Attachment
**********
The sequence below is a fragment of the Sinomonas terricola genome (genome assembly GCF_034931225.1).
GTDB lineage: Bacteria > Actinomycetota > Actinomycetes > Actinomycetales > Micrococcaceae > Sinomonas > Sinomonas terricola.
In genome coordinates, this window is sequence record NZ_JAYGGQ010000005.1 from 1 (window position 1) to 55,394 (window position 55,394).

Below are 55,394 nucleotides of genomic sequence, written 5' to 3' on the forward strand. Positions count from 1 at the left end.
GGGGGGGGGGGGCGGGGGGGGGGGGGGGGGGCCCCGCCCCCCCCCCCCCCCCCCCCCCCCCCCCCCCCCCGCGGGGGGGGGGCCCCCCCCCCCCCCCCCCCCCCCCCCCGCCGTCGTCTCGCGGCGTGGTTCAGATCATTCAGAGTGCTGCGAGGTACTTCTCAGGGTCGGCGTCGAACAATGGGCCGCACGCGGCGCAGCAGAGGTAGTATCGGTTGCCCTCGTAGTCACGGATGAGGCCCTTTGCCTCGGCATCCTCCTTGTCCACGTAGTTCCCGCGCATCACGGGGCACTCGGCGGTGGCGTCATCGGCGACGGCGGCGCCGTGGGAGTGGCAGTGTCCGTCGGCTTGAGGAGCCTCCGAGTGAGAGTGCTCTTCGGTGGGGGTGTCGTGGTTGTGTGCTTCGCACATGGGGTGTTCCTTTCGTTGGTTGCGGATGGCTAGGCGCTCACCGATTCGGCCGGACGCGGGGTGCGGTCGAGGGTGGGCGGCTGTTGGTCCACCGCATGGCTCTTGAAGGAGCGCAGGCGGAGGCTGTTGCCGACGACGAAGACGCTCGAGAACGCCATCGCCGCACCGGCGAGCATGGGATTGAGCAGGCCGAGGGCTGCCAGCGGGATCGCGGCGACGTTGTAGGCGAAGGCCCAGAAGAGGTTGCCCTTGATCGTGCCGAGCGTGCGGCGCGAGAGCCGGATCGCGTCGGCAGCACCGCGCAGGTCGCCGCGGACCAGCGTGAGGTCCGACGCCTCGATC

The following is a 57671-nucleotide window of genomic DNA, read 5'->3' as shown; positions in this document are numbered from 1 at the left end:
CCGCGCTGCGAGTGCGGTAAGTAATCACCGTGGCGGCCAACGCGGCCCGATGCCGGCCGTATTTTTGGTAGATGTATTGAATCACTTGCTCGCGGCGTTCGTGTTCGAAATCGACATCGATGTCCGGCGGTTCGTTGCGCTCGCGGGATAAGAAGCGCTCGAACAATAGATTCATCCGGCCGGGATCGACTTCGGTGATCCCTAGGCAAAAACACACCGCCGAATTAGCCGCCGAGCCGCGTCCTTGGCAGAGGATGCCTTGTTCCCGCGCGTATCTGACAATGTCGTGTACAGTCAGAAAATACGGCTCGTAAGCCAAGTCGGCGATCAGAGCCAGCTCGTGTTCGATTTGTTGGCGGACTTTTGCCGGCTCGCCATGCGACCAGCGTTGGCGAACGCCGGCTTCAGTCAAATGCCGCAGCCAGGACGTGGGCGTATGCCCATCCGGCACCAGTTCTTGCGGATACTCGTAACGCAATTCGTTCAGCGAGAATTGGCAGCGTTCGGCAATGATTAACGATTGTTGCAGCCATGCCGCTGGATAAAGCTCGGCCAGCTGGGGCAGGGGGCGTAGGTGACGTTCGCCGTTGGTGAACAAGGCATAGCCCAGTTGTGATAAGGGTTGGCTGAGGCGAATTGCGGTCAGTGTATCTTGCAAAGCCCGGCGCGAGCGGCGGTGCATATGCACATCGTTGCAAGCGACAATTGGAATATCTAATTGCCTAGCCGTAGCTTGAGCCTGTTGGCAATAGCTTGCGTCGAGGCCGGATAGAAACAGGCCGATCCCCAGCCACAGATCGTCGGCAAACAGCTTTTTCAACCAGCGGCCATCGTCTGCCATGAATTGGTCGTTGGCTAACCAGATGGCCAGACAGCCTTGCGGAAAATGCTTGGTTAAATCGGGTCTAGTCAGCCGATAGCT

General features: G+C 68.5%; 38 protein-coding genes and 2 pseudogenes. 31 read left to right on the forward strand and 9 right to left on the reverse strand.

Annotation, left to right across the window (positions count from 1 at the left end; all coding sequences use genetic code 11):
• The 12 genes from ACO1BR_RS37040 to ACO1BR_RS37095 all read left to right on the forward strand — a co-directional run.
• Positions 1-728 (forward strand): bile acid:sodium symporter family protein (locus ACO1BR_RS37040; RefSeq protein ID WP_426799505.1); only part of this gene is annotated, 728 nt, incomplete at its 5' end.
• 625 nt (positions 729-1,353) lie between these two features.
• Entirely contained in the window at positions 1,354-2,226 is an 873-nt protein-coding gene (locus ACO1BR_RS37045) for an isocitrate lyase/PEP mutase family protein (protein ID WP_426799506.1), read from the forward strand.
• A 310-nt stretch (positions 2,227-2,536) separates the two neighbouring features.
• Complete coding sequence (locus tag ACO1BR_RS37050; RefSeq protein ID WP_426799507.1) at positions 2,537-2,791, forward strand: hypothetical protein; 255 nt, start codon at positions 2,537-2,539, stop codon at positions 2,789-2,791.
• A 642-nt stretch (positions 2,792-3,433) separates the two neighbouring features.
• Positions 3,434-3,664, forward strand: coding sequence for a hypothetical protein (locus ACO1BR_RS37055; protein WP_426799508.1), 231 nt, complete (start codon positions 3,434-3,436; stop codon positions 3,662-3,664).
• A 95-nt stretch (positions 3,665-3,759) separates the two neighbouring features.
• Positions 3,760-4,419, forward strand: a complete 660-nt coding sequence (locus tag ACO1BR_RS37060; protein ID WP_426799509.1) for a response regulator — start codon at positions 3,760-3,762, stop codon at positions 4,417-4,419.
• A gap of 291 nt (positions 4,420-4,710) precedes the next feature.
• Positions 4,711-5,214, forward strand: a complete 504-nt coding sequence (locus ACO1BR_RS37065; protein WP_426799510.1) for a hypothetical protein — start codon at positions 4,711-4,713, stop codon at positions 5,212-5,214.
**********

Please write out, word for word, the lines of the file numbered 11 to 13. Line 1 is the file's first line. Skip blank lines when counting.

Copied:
• Positions 1-728 (forward strand): bile acid:sodium symporter family protein (locus ACO1BR_RS37040; RefSeq protein ID WP_426799505.1); only part of this gene is annotated, 728 nt, incomplete at its 5' end.
• 625 nt (positions 729-1,353) lie between these two features.
• Entirely contained in the window at positions 1,354-2,226 is an 873-nt protein-coding gene (locus ACO1BR_RS37045) for an isocitrate lyase/PEP mutase family protein (protein ID WP_426799506.1), read from the forward strand.